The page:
Elytis received the Nobel Prize in Literature in 1979. He is considered to be one of the most important writers of modernism in Greece. Born in 1911 in Crete, Elytis had his firs poem published in 1935. In 1937, he began fulfilling his military requirements by joining the National Military School in Corfu. During World War II he served as a Second Lieutenant as part of Greece’s 24th Regiment. Throughout the German occupation Elytis continued to write poetry and essays on contemporary poetry and art. He was program director of the Greek National Radio Foundation and president of the Administrative Council of the Greek Radio and Television. Among the many awards he received were the First State Poetry Prize of Greece in 1965 and the Order of the Phoenix in 1975. He died in Athens at the age of 84.
The Sleep Of The Brave
They will smell of incense, and their faces are burnt by their crossing through the Great Dark Places.
There where they were suddenly flung by the Immovable
Face-down, on ground whose smallest anemone would suffice to turn the air of Hades bitter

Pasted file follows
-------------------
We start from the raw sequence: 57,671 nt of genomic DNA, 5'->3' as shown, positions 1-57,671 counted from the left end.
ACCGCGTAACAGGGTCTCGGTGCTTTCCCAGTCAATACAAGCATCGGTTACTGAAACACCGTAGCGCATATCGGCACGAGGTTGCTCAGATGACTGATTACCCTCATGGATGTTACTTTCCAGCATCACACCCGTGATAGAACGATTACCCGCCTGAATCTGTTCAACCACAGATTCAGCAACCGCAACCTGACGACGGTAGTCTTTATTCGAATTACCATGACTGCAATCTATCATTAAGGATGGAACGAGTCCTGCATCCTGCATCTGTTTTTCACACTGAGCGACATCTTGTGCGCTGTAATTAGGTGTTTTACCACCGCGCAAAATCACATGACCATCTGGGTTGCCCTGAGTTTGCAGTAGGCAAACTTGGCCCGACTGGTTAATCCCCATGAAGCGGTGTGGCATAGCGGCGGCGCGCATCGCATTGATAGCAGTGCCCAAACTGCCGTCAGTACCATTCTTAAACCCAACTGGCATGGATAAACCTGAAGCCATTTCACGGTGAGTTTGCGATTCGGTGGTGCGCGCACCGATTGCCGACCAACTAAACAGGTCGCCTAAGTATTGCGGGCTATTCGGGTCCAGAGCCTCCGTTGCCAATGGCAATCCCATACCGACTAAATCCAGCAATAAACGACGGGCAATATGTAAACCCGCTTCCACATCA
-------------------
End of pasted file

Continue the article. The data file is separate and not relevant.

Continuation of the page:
(One arm outstretched, as though straining to be grasped by the future, the other arm under the desolate head, turned on its side,
As though to see for the last time, in the eyes of a disembowelled horse, the heap of smoking ruins)—
There time released them. One wing, the redder of the two, covered the world, while the other, delicate, already moved through space,
No wrinkle or pang of conscience, but at a great depth
The old immemorial blood that began painfully to etch, in the sky’s blackness,
A new sun, not yet ripe,
That couldn’t manage to dislodge the hoarfrost of lambs from live clover, but, before even casting a ray, could divine the oracles of Erebus...
And from the beginning, Valleys, Mountains, Trees, Rivers,
A creation made of vindicated feelings now shone, identical and reversed, there for them to cross now, with the Executioner inside them put to death,
Villagers of the limitless blue:
Neither twelve o’clock striking in the depths nor the voice of the pole falling from the heights retracted their footsteps.
They read the world greedily with eyes now open forever, there where they were suddenly flung by the Immovable,
Face-down, and where the vultures fell upon them violently to enjoy the clay of their guts and their blood.